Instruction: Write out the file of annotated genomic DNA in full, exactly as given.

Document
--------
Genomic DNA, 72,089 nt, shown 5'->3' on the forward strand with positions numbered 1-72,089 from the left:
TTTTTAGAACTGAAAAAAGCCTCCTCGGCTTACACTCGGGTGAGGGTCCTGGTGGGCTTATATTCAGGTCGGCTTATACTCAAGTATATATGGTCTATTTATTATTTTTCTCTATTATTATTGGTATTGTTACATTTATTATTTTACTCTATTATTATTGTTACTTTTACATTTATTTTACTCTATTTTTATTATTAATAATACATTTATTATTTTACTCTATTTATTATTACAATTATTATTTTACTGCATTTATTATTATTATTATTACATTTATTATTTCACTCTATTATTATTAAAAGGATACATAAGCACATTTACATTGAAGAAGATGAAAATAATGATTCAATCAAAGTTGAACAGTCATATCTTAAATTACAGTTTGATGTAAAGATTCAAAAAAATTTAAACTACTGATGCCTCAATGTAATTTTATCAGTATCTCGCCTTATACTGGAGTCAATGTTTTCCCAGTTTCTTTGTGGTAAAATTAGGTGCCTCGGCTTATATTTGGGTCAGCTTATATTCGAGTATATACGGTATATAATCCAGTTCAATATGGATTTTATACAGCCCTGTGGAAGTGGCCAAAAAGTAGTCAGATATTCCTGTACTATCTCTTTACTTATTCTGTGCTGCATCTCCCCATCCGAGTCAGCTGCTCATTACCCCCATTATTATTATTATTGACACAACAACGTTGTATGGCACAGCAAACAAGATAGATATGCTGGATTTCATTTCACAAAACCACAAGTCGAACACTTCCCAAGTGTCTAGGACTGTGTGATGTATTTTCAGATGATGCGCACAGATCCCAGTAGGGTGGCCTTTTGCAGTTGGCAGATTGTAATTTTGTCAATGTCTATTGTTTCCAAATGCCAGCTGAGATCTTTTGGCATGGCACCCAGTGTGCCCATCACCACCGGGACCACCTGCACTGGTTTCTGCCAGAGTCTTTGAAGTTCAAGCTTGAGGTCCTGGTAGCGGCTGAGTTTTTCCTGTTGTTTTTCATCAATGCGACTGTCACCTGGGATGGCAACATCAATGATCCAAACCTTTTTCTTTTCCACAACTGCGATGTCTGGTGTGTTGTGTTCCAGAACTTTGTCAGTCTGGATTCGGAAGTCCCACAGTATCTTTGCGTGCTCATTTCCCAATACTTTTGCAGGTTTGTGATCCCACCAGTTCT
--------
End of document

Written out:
Genomic DNA, 72,089 nt, shown 5'->3' on the forward strand with positions numbered 1-72,089 from the left:
TTTTTAGAACTGAAAAAAGCCTCCTCGGCTTACACTCGGGTGAGGGTCCTGGTGGGCTTATATTCAGGTCGGCTTATACTCAAGTATATATGGTCTATTTATTATTTTTCTCTATTATTATTGGTATTGTTACATTTATTATTTTACTCTATTATTATTGTTACTTTTACATTTATTTTACTCTATTTTTATTATTAATAATACATTTATTATTTTACTCTATTTATTATTACAATTATTATTTTACTGCATTTATTATTATTATTATTACATTTATTATTTCACTCTATTATTATTAAAAGGATACATAAGCACATTTACATTGAAGAAGATGAAAATAATGATTCAATCAAAGTTGAACAGTCATATCTTAAATTACAGTTTGATGTAAAGATTCAAAAAAATTTAAACTACTGATGCCTCAATGTAATTTTATCAGTATCTCGCCTTATACTGGAGTCAATGTTTTCCCAGTTTCTTTGTGGTAAAATTAGGTGCCTCGGCTTATATTTGGGTCAGCTTATATTCGAGTATATACGGTATATAATCCAGTTCAATATGGATTTTATACAGCCCTGTGGAAGTGGCCAAAAAGTAGTCAGATATTCCTGTACTATCTCTTTACTTATTCTGTGCTGCATCTCCCCATCCGAGTCAGCTGCTCATTACCCCCATTATTATTATTATTGACACAACAACGTTGTATGGCACAGCAAACAAGATAGATATGCTGGATTTCATTTCACAAAACCACAAGTCGAACACTTCCCAAGTGTCTAGGACTGTGTGATGTATTTTCAGATGATGCGCACAGATCCCAGTAGGGTGGCCTTTTGCAGTTGGCAGATTGTAATTTTGTCAATGTCTATTGTTTCCAAATGCCAGCTGAGATCTTTTGGCATGGCACCCAGTGTGCCCATCACCACCGGGACCACCTGCACTGGTTTCTGCCAGAGTCTTTGAAGTTCAAGCTTGAGGTCCTGGTAGCGGCTGAGTTTTTCCTGTTGTTTTTCATCAATGCGACTGTCACCTGGGATGGCAACATCAATGATCCAAACCTTTTTCTTTTCCACAACTGCGATGTCTGGTGTGTTGTGTTCCAGAACTTTGTCAGTCTGGATTCGGAAGTCCCACAGTATCTTTGCGTGCTCATTTCCCAATACTTTTGCAGGTTTGTGATCCCACCAGTTCT